These two came from a friend in Ohio. A gorgeous cookbook based on recipes used by the governors of Ohio through the centuries. Love it to bits. And the other is full of pics of Lake Erie, a lake we've been lucky enough to visit twice, the last time spending time at Put-in Bay, which is featured in the book. Fond memories.

12 comments:

Sarah said...

Happy New Year! I try not to worry about the number of books I've read as well- it only makes me feel inadequate. As long as I enjoy what I've read, that's enough.

Of your list, All Quiet on the Western Front and The Guernsey book are the only two I've read. Both very good although obviously very different.

I've been meaning to read A tree grows in Brooklyn so will try to in '09. It reminds me a favourite novel of mine, The Harp in the SOuth by Ruth Park which is a coming-of-age story of an Irish Australian girl in the slums of 1940's Sydney.

I raced through the Mary Russell series when I discovered them. I'm very excited about the ninth one in the series, The Language of Bees, which is due out in 2009.

DesLily said...

Hi Cath.. I just left your other blog lol.. I did my books of the year post also! lol.. (sheesh, another sisterly thing we've done together lol)

I was thankful for the sabriel series because the last number of books for this year were not doing it for me at all .. and that's strange! One book yes, but this year it was a number of different books in a row! .. I am reading Edgar Sawtelle right now and it too is not thrilling me, I keep hoping it will get better.. I'll try it for a while yet and if nothing improves it will wind up back on the shelf! I am thinking I may need to do a reread or two of things I know don't disappoint! but I sure hate to do that right now with so many tbr books sitting in front of me! In fact I just got won a book and it came today.. a charles dickens book The Old Curiosity Shop which I've been wondering about and wanting to try. .. but i know I'm not ready for it "just yet"..groan lol..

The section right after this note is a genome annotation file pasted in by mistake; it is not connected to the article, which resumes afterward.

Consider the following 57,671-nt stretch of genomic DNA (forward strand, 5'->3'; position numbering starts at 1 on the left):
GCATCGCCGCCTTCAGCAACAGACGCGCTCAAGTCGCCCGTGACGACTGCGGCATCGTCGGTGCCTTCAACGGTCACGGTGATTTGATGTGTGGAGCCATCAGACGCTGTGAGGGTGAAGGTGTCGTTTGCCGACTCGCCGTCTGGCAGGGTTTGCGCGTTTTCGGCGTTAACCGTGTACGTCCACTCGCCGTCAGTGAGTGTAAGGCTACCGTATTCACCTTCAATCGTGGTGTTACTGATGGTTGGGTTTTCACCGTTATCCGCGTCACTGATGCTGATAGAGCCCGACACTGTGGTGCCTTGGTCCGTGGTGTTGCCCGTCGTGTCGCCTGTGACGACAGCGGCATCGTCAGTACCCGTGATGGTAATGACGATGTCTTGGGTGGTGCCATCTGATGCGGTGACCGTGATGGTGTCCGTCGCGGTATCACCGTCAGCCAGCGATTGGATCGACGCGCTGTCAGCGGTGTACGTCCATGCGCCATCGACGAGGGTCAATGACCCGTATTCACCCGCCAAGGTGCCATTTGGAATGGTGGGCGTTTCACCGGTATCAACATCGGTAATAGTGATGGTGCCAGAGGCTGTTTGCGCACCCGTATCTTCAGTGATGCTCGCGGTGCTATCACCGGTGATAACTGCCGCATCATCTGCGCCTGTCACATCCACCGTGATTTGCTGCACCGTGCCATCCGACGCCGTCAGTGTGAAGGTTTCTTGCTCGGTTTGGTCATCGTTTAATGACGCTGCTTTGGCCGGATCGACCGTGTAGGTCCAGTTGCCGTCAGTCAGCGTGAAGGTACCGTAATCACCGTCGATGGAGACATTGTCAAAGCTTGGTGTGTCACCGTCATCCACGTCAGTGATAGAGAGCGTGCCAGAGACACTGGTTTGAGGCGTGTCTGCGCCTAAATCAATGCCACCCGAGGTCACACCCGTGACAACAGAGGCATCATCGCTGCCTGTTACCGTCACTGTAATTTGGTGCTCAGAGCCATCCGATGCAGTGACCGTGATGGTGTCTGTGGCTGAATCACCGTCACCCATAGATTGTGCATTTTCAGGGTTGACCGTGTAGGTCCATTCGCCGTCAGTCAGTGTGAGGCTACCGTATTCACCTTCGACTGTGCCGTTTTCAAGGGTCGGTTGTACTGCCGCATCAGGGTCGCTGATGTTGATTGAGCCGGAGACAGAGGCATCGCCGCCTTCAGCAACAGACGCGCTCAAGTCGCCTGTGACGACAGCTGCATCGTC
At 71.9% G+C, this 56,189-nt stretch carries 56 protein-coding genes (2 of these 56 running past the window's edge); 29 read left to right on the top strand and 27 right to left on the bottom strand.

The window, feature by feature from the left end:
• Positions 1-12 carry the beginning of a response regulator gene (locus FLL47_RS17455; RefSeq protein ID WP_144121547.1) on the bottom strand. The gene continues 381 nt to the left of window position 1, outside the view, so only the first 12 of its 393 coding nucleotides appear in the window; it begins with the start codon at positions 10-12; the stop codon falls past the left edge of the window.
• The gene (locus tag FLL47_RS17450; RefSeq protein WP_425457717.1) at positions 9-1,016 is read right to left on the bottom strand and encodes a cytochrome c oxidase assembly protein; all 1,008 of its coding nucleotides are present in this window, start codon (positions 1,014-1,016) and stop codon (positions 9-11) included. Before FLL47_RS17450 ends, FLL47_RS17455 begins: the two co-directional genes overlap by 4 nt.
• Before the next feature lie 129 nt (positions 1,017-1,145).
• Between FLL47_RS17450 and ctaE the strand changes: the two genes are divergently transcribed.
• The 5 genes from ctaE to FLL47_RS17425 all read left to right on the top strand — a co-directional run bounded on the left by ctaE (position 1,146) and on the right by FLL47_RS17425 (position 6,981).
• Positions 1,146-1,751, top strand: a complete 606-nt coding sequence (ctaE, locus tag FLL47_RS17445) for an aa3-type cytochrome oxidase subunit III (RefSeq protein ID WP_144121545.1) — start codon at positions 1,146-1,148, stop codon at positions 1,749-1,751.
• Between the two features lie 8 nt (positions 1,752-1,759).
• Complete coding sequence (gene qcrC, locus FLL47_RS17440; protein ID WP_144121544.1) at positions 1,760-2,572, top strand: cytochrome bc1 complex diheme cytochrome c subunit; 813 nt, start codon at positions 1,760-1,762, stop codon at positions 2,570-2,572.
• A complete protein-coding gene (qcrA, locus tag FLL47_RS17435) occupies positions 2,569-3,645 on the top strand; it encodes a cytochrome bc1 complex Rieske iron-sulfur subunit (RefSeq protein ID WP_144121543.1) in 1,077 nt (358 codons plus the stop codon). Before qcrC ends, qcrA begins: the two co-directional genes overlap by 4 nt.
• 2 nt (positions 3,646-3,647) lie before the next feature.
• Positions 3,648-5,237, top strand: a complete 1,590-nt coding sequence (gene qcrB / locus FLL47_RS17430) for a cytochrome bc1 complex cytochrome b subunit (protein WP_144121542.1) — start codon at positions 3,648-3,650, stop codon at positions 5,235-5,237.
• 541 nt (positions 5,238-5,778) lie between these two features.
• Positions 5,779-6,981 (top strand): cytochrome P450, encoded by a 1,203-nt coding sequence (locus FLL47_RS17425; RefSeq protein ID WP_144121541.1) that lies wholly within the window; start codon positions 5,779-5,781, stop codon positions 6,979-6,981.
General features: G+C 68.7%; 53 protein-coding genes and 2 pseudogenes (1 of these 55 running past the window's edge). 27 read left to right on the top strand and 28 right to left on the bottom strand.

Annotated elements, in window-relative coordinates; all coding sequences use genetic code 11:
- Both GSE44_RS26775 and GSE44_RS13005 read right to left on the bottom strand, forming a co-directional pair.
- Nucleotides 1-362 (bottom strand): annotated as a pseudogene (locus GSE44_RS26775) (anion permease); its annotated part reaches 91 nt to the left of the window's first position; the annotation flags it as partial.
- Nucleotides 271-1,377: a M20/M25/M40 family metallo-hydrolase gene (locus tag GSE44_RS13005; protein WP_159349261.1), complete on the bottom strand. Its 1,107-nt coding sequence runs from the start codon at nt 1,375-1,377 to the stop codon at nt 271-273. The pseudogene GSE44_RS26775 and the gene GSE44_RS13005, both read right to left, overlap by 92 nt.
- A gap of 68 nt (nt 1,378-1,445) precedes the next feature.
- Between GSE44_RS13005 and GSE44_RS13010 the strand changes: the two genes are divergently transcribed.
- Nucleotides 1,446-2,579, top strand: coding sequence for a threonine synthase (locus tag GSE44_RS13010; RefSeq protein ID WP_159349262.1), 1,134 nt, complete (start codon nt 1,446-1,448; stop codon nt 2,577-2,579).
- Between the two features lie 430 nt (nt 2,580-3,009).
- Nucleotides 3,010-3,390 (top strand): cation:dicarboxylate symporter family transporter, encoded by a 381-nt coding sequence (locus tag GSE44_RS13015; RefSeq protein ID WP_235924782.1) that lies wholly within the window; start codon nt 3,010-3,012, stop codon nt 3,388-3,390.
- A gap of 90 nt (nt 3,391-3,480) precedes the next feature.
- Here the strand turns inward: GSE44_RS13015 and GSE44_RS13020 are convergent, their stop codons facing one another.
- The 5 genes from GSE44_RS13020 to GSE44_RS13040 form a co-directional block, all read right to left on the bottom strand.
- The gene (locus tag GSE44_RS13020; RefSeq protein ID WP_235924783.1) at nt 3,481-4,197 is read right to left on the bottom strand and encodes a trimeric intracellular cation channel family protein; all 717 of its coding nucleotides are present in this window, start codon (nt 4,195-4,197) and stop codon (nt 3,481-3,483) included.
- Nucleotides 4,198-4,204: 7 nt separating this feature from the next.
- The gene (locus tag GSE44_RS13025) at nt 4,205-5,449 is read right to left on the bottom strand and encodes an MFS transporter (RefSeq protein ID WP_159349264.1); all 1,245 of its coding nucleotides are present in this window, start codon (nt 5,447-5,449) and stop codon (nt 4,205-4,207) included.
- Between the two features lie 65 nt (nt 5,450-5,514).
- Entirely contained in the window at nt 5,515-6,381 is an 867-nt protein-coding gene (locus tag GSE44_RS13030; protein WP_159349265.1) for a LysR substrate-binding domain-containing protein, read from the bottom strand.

ok I am off to try to read a chapter or two.. have a wonderful New Years Eve !! (I never stay up for it!) See ya next year!

Nymeth said...

Many of your favourites are now on my wishlist because of you. Happy New Year, Cath! I hope 2009 is great for you, both when it comes to reading and to life in general.

Nicola said...

Happy New Year! I loved The Poisonwood Bible. Your post reminds me that I must re-read it.

BooksPlease said...

Happy New Year!

The Poisonwood Bible is a lovely book - one to re-read, also Gentlemen and Players. Maybe I'll read the Guernsey Literary book this year.

I agree there's no need to worry about how many books I read - it's the quality and not the quantity that counts.

Nan said...